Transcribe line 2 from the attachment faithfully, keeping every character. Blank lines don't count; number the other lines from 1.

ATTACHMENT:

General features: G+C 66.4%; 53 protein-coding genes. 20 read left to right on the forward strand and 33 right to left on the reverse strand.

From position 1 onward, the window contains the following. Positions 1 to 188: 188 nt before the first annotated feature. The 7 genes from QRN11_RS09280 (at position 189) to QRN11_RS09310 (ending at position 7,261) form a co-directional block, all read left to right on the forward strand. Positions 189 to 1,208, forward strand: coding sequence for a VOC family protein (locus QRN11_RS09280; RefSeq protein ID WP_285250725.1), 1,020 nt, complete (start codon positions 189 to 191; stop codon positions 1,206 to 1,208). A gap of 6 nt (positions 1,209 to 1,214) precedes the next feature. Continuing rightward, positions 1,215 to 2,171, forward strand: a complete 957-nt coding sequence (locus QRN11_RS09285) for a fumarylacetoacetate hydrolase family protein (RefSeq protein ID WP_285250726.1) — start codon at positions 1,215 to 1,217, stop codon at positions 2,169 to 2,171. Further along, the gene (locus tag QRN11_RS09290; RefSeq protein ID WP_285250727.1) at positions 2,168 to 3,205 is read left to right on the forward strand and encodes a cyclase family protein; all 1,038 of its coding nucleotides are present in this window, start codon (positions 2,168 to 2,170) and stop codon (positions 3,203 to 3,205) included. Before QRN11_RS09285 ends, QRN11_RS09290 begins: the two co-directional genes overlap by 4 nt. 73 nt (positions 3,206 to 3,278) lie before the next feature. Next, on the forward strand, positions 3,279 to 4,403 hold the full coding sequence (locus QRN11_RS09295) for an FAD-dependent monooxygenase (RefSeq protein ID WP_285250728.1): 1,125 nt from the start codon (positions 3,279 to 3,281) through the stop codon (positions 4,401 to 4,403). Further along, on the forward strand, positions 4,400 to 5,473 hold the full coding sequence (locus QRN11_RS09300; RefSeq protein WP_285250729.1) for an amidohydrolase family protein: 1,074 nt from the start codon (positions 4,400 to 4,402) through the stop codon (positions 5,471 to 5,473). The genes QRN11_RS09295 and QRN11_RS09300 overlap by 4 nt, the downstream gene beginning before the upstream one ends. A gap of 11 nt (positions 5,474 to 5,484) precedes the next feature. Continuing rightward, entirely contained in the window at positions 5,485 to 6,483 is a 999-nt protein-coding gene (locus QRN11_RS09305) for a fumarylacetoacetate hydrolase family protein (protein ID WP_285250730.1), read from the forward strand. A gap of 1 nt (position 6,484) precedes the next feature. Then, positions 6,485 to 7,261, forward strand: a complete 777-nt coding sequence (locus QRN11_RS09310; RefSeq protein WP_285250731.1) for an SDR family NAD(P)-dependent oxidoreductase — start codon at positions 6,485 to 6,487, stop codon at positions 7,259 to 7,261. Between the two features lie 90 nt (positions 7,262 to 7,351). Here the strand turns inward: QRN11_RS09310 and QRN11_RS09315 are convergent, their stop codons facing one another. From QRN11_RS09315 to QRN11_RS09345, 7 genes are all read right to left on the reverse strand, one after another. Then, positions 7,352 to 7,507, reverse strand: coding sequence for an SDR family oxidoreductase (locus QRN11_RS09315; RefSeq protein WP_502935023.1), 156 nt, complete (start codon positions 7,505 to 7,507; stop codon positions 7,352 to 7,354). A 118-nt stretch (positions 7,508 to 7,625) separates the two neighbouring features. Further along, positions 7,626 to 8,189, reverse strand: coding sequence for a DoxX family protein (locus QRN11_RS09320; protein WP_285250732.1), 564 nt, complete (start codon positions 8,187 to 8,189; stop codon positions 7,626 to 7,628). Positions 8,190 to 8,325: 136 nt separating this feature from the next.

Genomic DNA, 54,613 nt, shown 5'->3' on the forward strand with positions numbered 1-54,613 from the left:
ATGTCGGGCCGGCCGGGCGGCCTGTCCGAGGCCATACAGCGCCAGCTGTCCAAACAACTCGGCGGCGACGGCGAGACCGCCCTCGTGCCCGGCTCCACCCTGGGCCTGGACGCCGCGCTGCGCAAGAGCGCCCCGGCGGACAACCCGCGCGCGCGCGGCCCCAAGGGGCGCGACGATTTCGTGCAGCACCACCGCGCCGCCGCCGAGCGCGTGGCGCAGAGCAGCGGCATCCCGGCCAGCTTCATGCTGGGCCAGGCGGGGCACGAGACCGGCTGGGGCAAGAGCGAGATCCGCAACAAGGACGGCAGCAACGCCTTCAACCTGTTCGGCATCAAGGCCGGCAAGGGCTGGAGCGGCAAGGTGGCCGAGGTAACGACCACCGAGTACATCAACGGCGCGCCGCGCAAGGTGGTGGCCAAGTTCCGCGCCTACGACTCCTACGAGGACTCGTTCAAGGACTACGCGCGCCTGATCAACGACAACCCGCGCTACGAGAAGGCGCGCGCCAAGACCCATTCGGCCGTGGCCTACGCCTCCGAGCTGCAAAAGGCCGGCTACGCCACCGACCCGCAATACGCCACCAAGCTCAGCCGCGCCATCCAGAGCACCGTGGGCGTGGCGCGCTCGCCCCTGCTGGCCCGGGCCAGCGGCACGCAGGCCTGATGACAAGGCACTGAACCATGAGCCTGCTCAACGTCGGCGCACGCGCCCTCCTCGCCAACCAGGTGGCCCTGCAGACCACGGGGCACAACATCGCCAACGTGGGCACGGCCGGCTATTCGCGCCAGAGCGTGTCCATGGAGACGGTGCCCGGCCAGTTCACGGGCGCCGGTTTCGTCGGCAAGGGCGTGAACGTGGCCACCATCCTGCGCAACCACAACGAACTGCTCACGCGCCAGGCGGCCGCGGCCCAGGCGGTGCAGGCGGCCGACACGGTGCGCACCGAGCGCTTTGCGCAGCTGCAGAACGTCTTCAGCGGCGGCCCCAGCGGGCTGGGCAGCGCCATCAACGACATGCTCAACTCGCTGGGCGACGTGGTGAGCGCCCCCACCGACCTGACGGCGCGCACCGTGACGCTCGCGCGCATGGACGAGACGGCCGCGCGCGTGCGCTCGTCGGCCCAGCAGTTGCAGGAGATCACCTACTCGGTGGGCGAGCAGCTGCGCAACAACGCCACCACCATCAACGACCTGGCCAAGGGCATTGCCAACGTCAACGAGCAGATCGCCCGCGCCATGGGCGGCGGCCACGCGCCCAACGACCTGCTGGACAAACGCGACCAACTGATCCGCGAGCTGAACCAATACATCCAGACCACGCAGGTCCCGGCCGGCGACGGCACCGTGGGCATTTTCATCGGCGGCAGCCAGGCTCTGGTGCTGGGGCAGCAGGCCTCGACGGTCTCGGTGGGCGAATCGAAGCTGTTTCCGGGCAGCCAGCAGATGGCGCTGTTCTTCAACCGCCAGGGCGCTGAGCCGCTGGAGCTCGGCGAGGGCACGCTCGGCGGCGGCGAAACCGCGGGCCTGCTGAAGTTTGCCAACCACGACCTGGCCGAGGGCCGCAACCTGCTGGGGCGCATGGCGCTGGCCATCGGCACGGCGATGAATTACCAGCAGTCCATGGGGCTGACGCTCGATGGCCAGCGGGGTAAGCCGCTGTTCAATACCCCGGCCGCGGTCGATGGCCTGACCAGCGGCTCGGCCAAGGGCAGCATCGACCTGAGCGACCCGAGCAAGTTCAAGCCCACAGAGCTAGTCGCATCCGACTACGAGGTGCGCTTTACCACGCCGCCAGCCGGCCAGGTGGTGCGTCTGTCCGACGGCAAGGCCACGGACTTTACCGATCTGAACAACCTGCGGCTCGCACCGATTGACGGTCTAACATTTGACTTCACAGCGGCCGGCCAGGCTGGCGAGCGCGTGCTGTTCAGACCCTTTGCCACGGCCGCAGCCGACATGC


From position 1 onward, the window contains the following. Positions 1 to 188: 188 nt before the first annotated feature. The 7 genes from QRN11_RS09280 (at position 189) to QRN11_RS09310 (ending at position 7,261) form a co-directional block, all read left to right on the forward strand. Positions 189 to 1,208, forward strand: coding sequence for a VOC family protein (locus QRN11_RS09280; RefSeq protein ID WP_285250725.1), 1,020 nt, complete (start codon positions 189 to 191; stop codon positions 1,206 to 1,208). A gap of 6 nt (positions 1,209 to 1,214) precedes the next feature. Continuing rightward, positions 1,215 to 2,171, forward strand: a complete 957-nt coding sequence (locus QRN11_RS09285) for a fumarylacetoacetate hydrolase family protein (RefSeq protein ID WP_285250726.1) — start codon at positions 1,215 to 1,217, stop codon at positions 2,169 to 2,171. Further along, the gene (locus tag QRN11_RS09290; RefSeq protein ID WP_285250727.1) at positions 2,168 to 3,205 is read left to right on the forward strand and encodes a cyclase family protein; all 1,038 of its coding nucleotides are present in this window, start codon (positions 2,168 to 2,170) and stop codon (positions 3,203 to 3,205) included. Before QRN11_RS09285 ends, QRN11_RS09290 begins: the two co-directional genes overlap by 4 nt. 73 nt (positions 3,206 to 3,278) lie before the next feature. Next, on the forward strand, positions 3,279 to 4,403 hold the full coding sequence (locus QRN11_RS09295) for an FAD-dependent monooxygenase (RefSeq protein ID WP_285250728.1): 1,125 nt from the start codon (positions 3,279 to 3,281) through the stop codon (positions 4,401 to 4,403). Further along, on the forward strand, positions 4,400 to 5,473 hold the full coding sequence (locus QRN11_RS09300; RefSeq protein WP_285250729.1) for an amidohydrolase family protein: 1,074 nt from the start codon (positions 4,400 to 4,402) through the stop codon (positions 5,471 to 5,473). The genes QRN11_RS09295 and QRN11_RS09300 overlap by 4 nt, the downstream gene beginning before the upstream one ends. A gap of 11 nt (positions 5,474 to 5,484) precedes the next feature. Continuing rightward, entirely contained in the window at positions 5,485 to 6,483 is a 999-nt protein-coding gene (locus QRN11_RS09305) for a fumarylacetoacetate hydrolase family protein (protein ID WP_285250730.1), read from the forward strand. A gap of 1 nt (position 6,484) precedes the next feature. Then, positions 6,485 to 7,261, forward strand: a complete 777-nt coding sequence (locus QRN11_RS09310; RefSeq protein WP_285250731.1) for an SDR family NAD(P)-dependent oxidoreductase — start codon at positions 6,485 to 6,487, stop codon at positions 7,259 to 7,261. Between the two features lie 90 nt (positions 7,262 to 7,351). Here the strand turns inward: QRN11_RS09310 and QRN11_RS09315 are convergent, their stop codons facing one another. From QRN11_RS09315 to QRN11_RS09345, 7 genes are all read right to left on the reverse strand, one after another. Then, positions 7,352 to 7,507, reverse strand: coding sequence for an SDR family oxidoreductase (locus QRN11_RS09315; RefSeq protein WP_502935023.1), 156 nt, complete (start codon positions 7,505 to 7,507; stop codon positions 7,352 to 7,354). A 118-nt stretch (positions 7,508 to 7,625) separates the two neighbouring features. Further along, positions 7,626 to 8,189, reverse strand: coding sequence for a DoxX family protein (locus QRN11_RS09320; protein WP_285250732.1), 564 nt, complete (start codon positions 8,187 to 8,189; stop codon positions 7,626 to 7,628). Positions 8,190 to 8,325: 136 nt separating this feature from the next.